Survey exhibitions offer an artist a moment of reflection: How does an artwork hold up?, especially when making politically toned, the question whether the topic has improved or impounded is a pertinent one.
Campbelltown Arts Centre’s exhibition Vernon Ah Kee: The Island is a great example of the power that a reflexive moment can offer, both for the artist and audience.
In a nutshell, to answer that former question, little has changed.
From the earliest work by Ah Kee in the exhibition, if I was white (1999-/2002) – a wallpaper of A4-sized texts that touch on the anguish of living under systemic discrimination – to a suite of three hand-painted doors from the demountable school block of the Yuendumu school, presented here just weeks after Warlpiri man, Kumanjayi Walker was shot at the hands of police – this exhibition is testament that we are still facing the same problems of racial violence two decades later.
The Yuendumu Doors are presented in tandem with a suite of doors removed from a toilet block on Cockatoo Island where migrants were held and worked, represented by Ah Kee as the work Born in this skin (2008) in the 16th Biennale of Sydney.
Ah Kee bares witness to the ingrained, and endemic, play of racial commentary within Australian culture, extended to generations of migrants and refugees alongside Aboriginal people – onshore and off.
One starts to understand, viewing this exhibition, the complexity with which narratives are woven and entrenched.
Moving around this exhibition there is a greater weighing on Ah Kee’s video practice, more than we have seen in the past. The 2017 survey of his work presented by NAS Gallery, Not an animal or a plant, had no video work included.
Queensland born, Vernon Ah Kee has established a reputation for his probing, provocative and yet deeply sensitive artworks over the past two decades. Working closely with C-A-C Curator Adam Porter on the presentation of this exhibition, many of the works and video screens have been suspended – a kind of metaphorical lynching – the floors and walls blackened in the space.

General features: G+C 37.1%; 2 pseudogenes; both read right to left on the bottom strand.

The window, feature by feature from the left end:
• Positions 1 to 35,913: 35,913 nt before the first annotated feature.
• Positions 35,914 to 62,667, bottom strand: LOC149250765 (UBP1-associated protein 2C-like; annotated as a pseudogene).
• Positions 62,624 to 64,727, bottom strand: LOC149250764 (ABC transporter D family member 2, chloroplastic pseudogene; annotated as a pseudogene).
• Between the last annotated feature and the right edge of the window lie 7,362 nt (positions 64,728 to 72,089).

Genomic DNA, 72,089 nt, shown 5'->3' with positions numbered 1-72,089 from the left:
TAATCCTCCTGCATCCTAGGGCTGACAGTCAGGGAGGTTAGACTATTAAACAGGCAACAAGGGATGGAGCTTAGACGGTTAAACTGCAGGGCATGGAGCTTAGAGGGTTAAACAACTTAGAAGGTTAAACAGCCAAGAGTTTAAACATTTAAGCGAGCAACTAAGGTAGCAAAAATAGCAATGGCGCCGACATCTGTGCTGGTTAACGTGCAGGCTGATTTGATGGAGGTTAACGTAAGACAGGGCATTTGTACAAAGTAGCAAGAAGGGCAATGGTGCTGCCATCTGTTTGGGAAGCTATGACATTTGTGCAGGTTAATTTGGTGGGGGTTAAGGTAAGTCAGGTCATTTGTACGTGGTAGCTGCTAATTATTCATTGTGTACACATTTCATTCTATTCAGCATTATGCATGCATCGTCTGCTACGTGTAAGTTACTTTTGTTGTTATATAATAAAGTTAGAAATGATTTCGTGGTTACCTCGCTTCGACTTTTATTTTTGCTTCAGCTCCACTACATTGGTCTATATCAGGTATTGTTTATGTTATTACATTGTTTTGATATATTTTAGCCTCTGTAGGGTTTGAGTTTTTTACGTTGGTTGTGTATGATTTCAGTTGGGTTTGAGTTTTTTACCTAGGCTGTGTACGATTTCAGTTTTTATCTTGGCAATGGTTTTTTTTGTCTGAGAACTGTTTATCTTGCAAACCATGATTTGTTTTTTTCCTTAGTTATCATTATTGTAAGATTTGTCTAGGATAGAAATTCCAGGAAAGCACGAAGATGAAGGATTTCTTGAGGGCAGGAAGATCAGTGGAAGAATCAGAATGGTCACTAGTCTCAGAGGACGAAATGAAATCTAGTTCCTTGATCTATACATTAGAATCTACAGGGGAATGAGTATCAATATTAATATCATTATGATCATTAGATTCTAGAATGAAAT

Furthermore, a number of walls have been angled so as to push the viewer into a tighter bodily engagement with these works. Porter told ArtsHub: ‘You’re meant to feel a bit uncomfortable. It is a consistent feature throughout to reshape the space, and push viewers up against the screens to engage with it in a much more meaningful way, rather than a cinematic way.’
And it works. A good example is the video installation Kick the Dust, created last year. Ah Kee has expanded the 3-channel video for C-A-C to include fragments of the riot shields from the video, smashed over a rock (pictured top). While the installation takes its cue from an event in the USA where a black man was dragged behind a ute, its parallels to racially motivated violence in Australia are not lost in this exhibition.
A consistent topic in Ah Kee’s work is what police (and also enforcement officers with asylum) mean in terms of frameworks of power that keep minority voices suppressed.